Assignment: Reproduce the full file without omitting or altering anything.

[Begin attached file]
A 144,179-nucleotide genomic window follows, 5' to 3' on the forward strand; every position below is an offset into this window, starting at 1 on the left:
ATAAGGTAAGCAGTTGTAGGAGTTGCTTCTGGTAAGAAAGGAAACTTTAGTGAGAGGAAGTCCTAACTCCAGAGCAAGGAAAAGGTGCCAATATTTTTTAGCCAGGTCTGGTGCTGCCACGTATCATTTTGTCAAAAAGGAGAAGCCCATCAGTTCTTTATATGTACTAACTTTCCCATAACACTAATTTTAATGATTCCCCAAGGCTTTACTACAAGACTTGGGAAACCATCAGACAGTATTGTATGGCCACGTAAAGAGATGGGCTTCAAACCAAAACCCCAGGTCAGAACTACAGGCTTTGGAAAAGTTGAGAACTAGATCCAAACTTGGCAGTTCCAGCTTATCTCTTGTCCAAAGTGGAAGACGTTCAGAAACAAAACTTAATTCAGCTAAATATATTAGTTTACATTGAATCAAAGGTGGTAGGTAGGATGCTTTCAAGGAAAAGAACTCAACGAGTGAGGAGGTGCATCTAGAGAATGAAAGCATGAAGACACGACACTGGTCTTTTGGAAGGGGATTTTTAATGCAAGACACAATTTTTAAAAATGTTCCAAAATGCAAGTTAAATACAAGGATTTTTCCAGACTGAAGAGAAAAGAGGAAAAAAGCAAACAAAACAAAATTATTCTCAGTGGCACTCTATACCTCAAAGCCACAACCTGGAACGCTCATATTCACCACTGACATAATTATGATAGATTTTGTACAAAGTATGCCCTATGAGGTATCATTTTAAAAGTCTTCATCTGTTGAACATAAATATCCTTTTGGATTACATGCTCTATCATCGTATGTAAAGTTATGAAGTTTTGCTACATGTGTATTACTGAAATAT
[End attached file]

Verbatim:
A 144,179-nucleotide genomic window follows, 5' to 3' on the forward strand; every position below is an offset into this window, starting at 1 on the left:
ATAAGGTAAGCAGTTGTAGGAGTTGCTTCTGGTAAGAAAGGAAACTTTAGTGAGAGGAAGTCCTAACTCCAGAGCAAGGAAAAGGTGCCAATATTTTTTAGCCAGGTCTGGTGCTGCCACGTATCATTTTGTCAAAAAGGAGAAGCCCATCAGTTCTTTATATGTACTAACTTTCCCATAACACTAATTTTAATGATTCCCCAAGGCTTTACTACAAGACTTGGGAAACCATCAGACAGTATTGTATGGCCACGTAAAGAGATGGGCTTCAAACCAAAACCCCAGGTCAGAACTACAGGCTTTGGAAAAGTTGAGAACTAGATCCAAACTTGGCAGTTCCAGCTTATCTCTTGTCCAAAGTGGAAGACGTTCAGAAACAAAACTTAATTCAGCTAAATATATTAGTTTACATTGAATCAAAGGTGGTAGGTAGGATGCTTTCAAGGAAAAGAACTCAACGAGTGAGGAGGTGCATCTAGAGAATGAAAGCATGAAGACACGACACTGGTCTTTTGGAAGGGGATTTTTAATGCAAGACACAATTTTTAAAAATGTTCCAAAATGCAAGTTAAATACAAGGATTTTTCCAGACTGAAGAGAAAAGAGGAAAAAAGCAAACAAAACAAAATTATTCTCAGTGGCACTCTATACCTCAAAGCCACAACCTGGAACGCTCATATTCACCACTGACATAATTATGATAGATTTTGTACAAAGTATGCCCTATGAGGTATCATTTTAAAAGTCTTCATCTGTTGAACATAAATATCCTTTTGGATTACATGCTCTATCATCGTATGTAAAGTTATGAAGTTTTGCTACATGTGTATTACTGAAATAT